On April 10, 2015, India and France had announced that the IAF would buy 36 Rafale fighters in fly-away condition. (Photo Credit: Dassault Aviation/Official Website)
In a major relief for the Narendra Modi government, the Supreme Court on Thursday upheld the Rafale mega defence deal and dismissed the review plea filed by senior advocate Prashant Bhushan, ex-Union Ministers Yashwant Singha and Arun Shourie. The Supreme Court’s bench comprising of Chief Justice of India Ranjan Gogoi, Justice SK Kaul and Justice KM Joseph pronounced the verdict. The mega defence pact was at the centre of political storm during the runup for the Lok Sabha Elections. Pronouncing the verdict, Justice Kaul said that, “We do not consider the submissions for the registration of FIR to be fair. The review petition is dismissed found to be without any merit.”
The CJI-headed Bench had reserved the order on the review plea filed by senior advocate Prashant Bhushan, ex-Union Ministers Yashwant Singha and Arun Shourie. The review plea alleged that the government misled the court into delivering its December 14, 2018 judgment upholding the agreement. On May 10, the apex court had reserved the decision on the pleas seeking a re-examination of its findings that there was no occasion to doubt the decision-making process in the procurement of 36 Rafale fighter jets.
A bench comprising Chief Justice Ranjan Gogoi and Justices SK Kaul and KM Joseph is likely to pronounce verdicts on three review petitions filed by the trio, lawyer Vineet Dhandha and Aam Aadmi Party lawmaker Sanjay Singh.
On December 14, 2018, the apex court dismissed the petitions seeking an investigation into alleged irregularities in the Rs 58,000 crore deal.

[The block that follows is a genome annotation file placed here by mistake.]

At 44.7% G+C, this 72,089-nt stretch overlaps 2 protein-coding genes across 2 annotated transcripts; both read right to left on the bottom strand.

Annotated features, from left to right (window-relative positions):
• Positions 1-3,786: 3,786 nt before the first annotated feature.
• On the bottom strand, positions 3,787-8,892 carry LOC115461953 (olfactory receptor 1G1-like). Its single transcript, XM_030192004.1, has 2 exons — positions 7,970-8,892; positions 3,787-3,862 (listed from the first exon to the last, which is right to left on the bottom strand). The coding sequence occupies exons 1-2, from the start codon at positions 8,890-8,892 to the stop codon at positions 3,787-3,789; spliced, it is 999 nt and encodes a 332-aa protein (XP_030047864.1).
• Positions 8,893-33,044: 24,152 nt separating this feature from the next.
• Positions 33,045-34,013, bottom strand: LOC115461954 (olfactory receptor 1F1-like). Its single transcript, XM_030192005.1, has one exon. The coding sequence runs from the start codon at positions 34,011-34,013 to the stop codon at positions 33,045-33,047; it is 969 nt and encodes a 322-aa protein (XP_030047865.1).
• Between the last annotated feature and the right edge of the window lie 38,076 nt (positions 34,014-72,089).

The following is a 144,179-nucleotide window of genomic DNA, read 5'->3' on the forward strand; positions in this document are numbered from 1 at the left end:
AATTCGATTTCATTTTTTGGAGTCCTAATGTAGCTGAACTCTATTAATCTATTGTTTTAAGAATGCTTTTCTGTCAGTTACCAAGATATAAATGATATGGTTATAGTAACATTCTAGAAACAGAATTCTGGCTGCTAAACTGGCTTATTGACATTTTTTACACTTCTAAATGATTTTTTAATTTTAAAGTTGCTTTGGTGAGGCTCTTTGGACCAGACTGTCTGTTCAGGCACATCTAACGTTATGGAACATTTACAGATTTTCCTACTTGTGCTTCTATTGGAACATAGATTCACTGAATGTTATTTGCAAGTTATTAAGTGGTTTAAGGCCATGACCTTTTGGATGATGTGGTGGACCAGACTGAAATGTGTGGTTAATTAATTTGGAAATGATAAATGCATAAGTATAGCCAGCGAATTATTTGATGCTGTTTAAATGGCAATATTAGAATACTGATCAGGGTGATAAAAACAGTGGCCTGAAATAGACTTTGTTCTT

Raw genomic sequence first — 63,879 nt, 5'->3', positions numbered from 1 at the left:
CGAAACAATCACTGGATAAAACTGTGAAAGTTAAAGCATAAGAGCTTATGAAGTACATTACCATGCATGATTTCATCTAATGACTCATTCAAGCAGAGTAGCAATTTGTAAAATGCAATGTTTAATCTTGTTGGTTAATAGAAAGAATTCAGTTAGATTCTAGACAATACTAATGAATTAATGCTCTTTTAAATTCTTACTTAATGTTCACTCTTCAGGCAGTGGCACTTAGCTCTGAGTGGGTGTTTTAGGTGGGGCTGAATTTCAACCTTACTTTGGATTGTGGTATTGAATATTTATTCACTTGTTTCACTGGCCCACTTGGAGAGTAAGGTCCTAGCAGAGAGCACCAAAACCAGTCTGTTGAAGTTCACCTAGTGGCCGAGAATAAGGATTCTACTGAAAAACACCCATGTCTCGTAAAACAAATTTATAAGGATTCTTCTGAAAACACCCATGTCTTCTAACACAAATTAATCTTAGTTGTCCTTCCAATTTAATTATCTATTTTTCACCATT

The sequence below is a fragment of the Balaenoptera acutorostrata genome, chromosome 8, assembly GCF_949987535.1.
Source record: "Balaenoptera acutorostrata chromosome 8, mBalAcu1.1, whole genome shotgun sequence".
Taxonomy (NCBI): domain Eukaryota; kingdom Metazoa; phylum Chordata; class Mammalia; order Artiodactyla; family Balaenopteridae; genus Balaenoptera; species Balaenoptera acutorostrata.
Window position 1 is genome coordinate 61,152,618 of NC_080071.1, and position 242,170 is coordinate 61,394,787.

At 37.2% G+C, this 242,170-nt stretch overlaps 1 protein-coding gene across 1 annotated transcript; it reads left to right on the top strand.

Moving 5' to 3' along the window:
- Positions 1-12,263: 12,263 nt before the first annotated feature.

However, while reserving the judgement on the review petitions, the apex court had posed searching questions to the Centre on its deal with France to buy 36 Rafale fighter jets on issues like "waiver of sovereign guarantee" and the absence of technology transfer clause in the IGA pact. The bench had referred to a judgment in the Lalita Kumari case which said that an FIR is must when information revealed commission of cognizable offence. "The question is whether you are obliged to follow the Lalita Kumari judgment or not," the bench had asked.
Attorney General KK Venugopal had told the bench that "there has to be a prima facie case, otherwise they (agencies) cannot proceed. The information must disclose commission of cognizable offence".
Justice Joseph had referred to the earlier deal and asked the Centre as to why the inter-governmental agreement (IGA) on Rafale with the French administration does not have the clause of transfer of technology. "The court cannot decide such technical aspects," the law officer had said.
On the court's question of waiver of sovereign guarantee by France in the IGA and its replacement with a letter of comfort, Venugopal had said it was not an "unprecedented practice" and referred to such agreements with Russia and the US where there was such a waiver. "It is a question of national security. No other court in the world will examine a defence deal on these kinds of arguments", he had said.
Bhushan had submitted that the December 2018 judgement did not deal with the prayer seeking probe into the deal and decided the petition on the premise that it was seeking cancellation of IGA. He had contended that the Centre misled the court by referring to non-existent CAG report in November, 2018 hearing when it is on record that the report came later in February this year.